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sembly of the people; and the others, in such scenes as each has found exciting to his intellect; and each presently feels the new desire. He hears a voice, he sees a beckoning. Then he is apprised, with wonder, what herds of demons hem him in. He can no more rest ; he says, with the old painter, “By God, it is in me, and must come forth of me.” He pursues a beauty, half seen, which flies before him. The poet pours out verses in every solitude. Most of the things he says are conventional, no doubt; but by and by he says something which is original and beautiful. That charms him. He would say nothing else but such things. In our way of talking, we say, ‘That is yours, this is mine'; but the poet knows well that it is not his ; that it is as strange and beautiful to him as to you ; he would fain hear the like eloquence at length. Once having tasted this immortal ichor, he cannot have enough of it, and, as an admirable creative power exists in these intellections, it is of the last importance that these things get spoken. What a little of all we know is said ' What drops of all the sea of our science are baled up ! and by what accident it is that these are exposed, when so many secrets sleep in nature Hence the necessity of speech and song; hence these throbs and heart-beatings in the orator, at the door of the assembly, to the end, namely, that thought may be ejaculated as Logos, or Word. . Doubt not, O poet, but persist. Say, ‘It is in me, and shall out.' Stand there, balked and dumb, stuttering and stammering, hissed and hooted, stand and strive, until, at last, rage draw out of thee that dream-power which every night shows thee is thine own ; a power transcending all limit and privacy, and by virtue of which a man is the conductor of the whole river of electricity. Nothing walks, or creeps, or grows, or exists, which must not in turn arise and walk before him as exponent of his meaning. Comes he to that power, his genius is no longer exhaustible. All the creatures, by pairs and by tribes, pour into his mind as into a Noah's ark, to come forth again to people a new world. This is like the stock of air, for our respiration, or for the combustion of our fireplace, not a measure of gallons, but the entire atmosphere if wanted. And therefore the rich poets, as Homer, Chaucer, Shakespeare, and Raphael, have obviously no limits to their works, except the limits of their lifetime, and resemble a mirror carried through the street, ready to render an image of every created thing. O poet ! a new nobility is conferred in groves and pastures, WOL. I. 19 B B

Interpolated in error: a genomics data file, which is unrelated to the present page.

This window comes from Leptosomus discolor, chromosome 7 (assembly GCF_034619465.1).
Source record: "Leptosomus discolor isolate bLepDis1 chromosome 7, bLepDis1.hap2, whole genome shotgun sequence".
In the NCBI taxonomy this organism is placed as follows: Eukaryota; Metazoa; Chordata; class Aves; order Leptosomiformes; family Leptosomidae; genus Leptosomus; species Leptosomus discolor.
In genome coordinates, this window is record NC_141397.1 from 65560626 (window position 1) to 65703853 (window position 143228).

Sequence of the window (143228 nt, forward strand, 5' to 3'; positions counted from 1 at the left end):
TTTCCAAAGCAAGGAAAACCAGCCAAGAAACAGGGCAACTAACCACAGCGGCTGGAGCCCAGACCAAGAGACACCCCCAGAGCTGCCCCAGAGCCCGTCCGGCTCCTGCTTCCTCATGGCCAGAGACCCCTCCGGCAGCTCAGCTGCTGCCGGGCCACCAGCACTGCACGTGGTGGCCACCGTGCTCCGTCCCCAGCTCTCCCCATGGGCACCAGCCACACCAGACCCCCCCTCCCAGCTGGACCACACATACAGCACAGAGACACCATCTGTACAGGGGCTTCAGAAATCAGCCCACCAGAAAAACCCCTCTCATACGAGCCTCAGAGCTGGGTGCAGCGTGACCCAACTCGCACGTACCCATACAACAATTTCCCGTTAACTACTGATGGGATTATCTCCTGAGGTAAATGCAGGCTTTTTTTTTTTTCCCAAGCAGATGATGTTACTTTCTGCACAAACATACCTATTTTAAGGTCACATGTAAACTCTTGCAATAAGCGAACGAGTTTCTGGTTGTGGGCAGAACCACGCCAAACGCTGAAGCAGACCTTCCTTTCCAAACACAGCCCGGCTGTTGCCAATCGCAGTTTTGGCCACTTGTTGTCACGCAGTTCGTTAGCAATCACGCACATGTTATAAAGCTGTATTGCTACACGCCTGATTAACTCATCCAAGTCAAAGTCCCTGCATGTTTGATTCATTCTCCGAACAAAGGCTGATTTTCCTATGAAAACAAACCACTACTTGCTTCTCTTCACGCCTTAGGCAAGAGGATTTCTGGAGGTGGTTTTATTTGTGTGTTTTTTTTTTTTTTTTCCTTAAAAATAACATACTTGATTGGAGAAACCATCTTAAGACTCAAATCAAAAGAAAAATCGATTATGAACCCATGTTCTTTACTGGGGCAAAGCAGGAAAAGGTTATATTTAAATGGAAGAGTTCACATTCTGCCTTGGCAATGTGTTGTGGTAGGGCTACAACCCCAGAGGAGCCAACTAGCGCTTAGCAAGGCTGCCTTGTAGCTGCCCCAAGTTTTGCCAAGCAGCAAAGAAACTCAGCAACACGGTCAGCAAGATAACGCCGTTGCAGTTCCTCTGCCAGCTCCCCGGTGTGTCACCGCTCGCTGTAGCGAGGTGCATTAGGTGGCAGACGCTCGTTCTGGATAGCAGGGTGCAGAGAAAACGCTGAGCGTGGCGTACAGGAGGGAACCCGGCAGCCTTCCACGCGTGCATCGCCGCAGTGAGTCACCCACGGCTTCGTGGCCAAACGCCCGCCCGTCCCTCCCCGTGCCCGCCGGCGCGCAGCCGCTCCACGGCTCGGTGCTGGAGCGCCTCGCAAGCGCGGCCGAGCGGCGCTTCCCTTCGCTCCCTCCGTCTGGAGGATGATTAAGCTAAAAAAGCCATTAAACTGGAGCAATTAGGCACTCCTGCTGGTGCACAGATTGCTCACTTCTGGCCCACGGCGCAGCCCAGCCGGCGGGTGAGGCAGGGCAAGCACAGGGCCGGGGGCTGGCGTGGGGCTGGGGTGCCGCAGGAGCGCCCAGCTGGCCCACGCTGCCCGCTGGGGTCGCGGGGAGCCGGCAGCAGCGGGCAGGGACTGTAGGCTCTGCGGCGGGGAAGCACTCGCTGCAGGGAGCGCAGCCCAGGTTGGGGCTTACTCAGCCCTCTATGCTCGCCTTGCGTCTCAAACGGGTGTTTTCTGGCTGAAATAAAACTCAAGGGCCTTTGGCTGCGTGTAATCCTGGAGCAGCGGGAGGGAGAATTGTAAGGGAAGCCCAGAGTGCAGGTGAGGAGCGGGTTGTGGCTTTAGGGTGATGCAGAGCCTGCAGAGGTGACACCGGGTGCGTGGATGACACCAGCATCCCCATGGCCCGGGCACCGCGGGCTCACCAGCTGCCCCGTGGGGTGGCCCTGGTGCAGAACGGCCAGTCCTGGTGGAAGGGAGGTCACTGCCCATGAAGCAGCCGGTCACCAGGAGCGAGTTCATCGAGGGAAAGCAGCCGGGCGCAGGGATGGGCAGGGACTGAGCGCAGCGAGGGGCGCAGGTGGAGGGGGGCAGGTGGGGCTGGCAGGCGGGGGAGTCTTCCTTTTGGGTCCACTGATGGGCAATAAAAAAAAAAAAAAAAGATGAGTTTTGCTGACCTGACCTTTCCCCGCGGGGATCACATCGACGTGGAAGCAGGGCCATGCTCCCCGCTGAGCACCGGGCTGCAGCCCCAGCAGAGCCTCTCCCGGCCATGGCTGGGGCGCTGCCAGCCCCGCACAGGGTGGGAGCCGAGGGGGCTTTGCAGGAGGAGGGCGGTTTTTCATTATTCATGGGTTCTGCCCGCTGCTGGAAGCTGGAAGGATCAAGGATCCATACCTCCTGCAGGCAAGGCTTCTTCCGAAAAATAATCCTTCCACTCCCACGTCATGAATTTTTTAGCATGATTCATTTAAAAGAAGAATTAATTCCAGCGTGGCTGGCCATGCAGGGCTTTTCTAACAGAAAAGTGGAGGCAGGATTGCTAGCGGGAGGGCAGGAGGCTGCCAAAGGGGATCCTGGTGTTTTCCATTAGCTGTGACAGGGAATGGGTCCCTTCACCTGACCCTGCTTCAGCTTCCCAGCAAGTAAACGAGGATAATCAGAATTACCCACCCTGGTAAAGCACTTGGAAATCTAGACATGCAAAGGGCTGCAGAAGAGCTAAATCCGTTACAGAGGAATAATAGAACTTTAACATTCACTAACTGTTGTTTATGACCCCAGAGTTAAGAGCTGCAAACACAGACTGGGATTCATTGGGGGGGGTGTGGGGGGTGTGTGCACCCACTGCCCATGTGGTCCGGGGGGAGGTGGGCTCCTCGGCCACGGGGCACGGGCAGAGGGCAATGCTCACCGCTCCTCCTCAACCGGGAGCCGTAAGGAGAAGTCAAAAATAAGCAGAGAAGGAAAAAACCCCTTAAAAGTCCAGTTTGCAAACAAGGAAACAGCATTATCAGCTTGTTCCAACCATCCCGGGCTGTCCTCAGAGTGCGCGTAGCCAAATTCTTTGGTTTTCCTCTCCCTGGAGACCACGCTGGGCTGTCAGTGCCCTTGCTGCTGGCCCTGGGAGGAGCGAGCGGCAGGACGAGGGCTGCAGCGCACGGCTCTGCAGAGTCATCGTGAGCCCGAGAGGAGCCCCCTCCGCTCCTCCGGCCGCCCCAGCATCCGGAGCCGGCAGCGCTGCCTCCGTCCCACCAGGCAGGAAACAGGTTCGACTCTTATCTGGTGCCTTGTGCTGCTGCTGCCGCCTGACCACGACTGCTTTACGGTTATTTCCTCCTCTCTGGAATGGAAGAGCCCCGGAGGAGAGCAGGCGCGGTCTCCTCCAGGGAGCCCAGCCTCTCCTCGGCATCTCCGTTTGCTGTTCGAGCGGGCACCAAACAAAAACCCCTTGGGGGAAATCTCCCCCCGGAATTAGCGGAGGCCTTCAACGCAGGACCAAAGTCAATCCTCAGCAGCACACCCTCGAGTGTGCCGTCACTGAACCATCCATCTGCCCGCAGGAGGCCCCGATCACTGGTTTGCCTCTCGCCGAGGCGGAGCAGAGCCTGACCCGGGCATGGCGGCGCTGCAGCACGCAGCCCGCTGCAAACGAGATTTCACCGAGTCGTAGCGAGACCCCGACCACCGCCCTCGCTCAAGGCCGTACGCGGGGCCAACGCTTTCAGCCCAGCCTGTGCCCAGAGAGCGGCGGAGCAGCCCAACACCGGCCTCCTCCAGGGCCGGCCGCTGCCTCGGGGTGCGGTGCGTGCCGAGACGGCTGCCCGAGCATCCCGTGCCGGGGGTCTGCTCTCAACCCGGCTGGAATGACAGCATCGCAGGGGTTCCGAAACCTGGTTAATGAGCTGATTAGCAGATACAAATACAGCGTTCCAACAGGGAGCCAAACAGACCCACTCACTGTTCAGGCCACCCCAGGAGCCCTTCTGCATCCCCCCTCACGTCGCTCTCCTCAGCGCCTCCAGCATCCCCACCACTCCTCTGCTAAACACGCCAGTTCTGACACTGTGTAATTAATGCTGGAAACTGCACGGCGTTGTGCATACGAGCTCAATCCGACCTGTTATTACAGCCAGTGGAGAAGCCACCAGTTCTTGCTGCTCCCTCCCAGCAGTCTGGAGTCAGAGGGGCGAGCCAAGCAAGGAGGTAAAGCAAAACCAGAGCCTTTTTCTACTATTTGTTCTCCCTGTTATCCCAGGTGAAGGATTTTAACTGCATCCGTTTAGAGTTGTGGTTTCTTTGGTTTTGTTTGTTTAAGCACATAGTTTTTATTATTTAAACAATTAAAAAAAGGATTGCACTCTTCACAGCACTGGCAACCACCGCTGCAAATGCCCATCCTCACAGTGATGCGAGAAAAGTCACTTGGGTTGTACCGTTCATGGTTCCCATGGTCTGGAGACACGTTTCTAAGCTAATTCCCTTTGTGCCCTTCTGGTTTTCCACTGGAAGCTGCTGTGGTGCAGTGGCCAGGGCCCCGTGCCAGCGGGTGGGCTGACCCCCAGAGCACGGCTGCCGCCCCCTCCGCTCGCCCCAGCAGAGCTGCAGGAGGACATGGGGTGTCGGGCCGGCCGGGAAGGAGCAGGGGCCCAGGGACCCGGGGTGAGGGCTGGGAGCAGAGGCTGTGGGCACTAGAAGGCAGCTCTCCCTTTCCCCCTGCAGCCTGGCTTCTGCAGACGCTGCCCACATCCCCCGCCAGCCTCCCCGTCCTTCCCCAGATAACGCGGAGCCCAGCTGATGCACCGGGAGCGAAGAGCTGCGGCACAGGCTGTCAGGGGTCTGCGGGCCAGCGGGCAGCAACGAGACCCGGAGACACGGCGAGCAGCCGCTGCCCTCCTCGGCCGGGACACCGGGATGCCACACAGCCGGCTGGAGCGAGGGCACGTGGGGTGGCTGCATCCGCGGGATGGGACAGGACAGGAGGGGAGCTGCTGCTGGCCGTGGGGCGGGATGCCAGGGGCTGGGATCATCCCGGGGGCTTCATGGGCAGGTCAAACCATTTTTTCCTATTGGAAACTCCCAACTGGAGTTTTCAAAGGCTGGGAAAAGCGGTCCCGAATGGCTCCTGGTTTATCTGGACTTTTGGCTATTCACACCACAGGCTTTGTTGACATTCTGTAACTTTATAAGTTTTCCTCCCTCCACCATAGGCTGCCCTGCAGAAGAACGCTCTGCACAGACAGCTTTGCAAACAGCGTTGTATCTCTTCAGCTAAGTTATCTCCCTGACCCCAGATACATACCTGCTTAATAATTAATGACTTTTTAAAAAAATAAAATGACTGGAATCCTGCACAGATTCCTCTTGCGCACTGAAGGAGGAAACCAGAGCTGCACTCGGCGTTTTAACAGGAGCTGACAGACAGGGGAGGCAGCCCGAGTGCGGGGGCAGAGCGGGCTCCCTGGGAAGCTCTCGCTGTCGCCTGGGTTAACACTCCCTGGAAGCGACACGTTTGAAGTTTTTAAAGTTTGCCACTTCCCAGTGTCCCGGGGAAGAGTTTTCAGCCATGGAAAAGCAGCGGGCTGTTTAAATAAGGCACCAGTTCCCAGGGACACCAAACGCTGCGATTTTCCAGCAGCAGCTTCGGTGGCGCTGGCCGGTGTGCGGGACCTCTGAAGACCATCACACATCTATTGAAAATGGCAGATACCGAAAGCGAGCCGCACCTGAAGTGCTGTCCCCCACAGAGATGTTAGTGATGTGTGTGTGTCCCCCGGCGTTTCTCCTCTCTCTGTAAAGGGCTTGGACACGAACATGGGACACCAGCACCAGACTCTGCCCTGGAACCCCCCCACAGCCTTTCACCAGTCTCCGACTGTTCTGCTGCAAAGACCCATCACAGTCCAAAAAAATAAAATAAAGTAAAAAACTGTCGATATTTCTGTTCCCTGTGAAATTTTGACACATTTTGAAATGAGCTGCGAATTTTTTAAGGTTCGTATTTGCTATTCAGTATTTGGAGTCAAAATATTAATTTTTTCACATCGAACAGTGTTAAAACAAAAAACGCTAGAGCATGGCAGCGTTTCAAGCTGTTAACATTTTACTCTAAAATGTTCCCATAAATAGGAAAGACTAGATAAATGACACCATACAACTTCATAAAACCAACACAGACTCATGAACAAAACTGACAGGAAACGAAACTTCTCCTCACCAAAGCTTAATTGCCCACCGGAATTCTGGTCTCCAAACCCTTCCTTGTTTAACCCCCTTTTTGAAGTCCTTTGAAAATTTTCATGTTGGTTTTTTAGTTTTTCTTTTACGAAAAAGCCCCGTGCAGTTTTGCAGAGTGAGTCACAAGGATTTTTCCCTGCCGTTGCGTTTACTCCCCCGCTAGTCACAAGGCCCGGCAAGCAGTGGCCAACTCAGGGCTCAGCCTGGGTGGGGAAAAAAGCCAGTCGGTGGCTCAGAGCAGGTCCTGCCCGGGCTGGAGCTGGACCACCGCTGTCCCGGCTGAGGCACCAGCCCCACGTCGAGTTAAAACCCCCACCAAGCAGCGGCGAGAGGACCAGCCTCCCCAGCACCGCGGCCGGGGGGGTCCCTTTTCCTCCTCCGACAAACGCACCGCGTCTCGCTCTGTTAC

and not in castles, or by the sword-blade, any longer. The conditions are hard, but equal. Thou shalt leave the world, and know the muse only. Thou shalt not know any longer the times, customs, graces, politics, or opinions of men, but shalt take all from the muse. For the time of towns is tolled from the world by funereal chimes, but in nature the universal hours are counted by succeeding tribes of animals and plants, and by growth of joy on joy. God wills also that thou abdicate a duplex and manifold life, and that thou be content that others speak for thee. Others shall be thy gentlemen, and shall represent all courtesy and worldly life for thee; others shall do the great and resounding actions also. Thou shalt lie close hid with nature, and canst not be afforded to the Capitol or the Exchange. The world is full of renunciations and apprenticeships, and this is thine; thou must pass for a fool, and a churl for a long season. This is the screen and sheath in which Pan has protected his well-beloved flower, and thou shalt be known only to thine own, and they shall console thee with tenderest love. And thou shalt not be able to rehearse the names of thy friends in thy verse, for an old shame before the holy ideal. And this is the reward : that the ideal shall be real to thee, and the impressions of the actual world shall fall like summer rain, copious, but not troublesome, to thy invulnerable essence. Thou shalt have the whole land for thy park and manor, the sea for thy bath and navigation, without tax and without envy ; the woods and the rivers thou shalt own ; and thou shalt possess that wherein others are only tenants and boarders. Thou true land-lord sea-lord ' air-lord ' Wherever snow falls, or water flows, or birds fly, wherever day and night meet in twilight, wherever the blue heaven is hung by clouds, or sown with stars, wherever are forms with transparent boundaries, wherever are outlets into celestial space, wherever is danger, and awe, and love, there is Beauty, plenteous as rain, shed for thee, and though thou shouldst walk the world over, thou shalt not be able to find a condition inopportune or ignoble.